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Narcissistic Personality Disorder

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In order to be diagnosed with narcissistic personality disorder (NPD), someone must meet 5 out of the 9 listed criteria in the DSM5, which is the diagnostic and statistical manual for mental disorders used by health care professions. It helps them to guide the diagnoses of mental disorders including narcissism.

Diagnostic Criteria for NPD are:

  1. Lacks empathy: unwilling to recognize or identify with the feelings and needs of others
  2. Has a grandiose sense of self-importance. Exaggerates achievements and talents, expects to be recognized as superior without commensurate achievements.
  3. Preoccupied with fantasies of unlimited success, power, brilliance, beauty, or ideal love
  4. Requires excessive admiration
  5. Believes that he or she is unique or special and can only be understood by, or should associate with, other special or high-status people (or institutions)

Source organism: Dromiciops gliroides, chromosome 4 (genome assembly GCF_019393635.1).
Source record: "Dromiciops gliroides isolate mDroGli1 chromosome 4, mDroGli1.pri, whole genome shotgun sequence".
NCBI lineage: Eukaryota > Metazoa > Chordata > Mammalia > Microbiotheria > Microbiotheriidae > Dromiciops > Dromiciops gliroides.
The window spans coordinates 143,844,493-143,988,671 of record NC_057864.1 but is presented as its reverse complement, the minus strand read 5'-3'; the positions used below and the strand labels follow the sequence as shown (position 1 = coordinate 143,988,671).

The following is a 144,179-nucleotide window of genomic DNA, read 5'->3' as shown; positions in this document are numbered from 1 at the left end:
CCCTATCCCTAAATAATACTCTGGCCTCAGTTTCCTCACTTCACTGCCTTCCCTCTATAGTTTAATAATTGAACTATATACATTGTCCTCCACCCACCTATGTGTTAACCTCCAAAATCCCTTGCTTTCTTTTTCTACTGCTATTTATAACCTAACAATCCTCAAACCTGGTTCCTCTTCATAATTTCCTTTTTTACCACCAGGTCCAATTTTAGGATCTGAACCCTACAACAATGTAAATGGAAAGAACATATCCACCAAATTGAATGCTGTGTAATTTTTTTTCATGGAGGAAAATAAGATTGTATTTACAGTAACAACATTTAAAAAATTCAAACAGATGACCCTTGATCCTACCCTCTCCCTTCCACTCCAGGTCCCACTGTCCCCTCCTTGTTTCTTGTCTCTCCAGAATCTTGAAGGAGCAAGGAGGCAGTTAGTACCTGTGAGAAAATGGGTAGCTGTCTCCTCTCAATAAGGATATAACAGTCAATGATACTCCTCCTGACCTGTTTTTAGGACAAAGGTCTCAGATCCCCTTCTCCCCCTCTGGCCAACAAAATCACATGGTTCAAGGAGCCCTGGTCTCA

6. Has a sense of entitlement; unreasonable expectations and favorable treatment or automatic compliance with his or her expectations
  7. Interpersonally exploitative – takes advantage of others to achieve his or her own needs
  8. Shows arrogant, haughty behaviors or attitudes
  9. Often envious of others or believes that others are envious of him or her

Many professionals that have a deep understanding of narcissism would agree that we need some changes made to this list to resemble our current understanding.

Now some of you may look at that list and feel confused. You are experiencing many of the symptoms of narcissistic abuse but the person you’re dealing with just doesn’t match this list of criteria. They may not demonstrate some of the traits like feeling superior and better than others, taking advantage of other people, or requiring excessive admiration and they do seem to demonstrate empathy.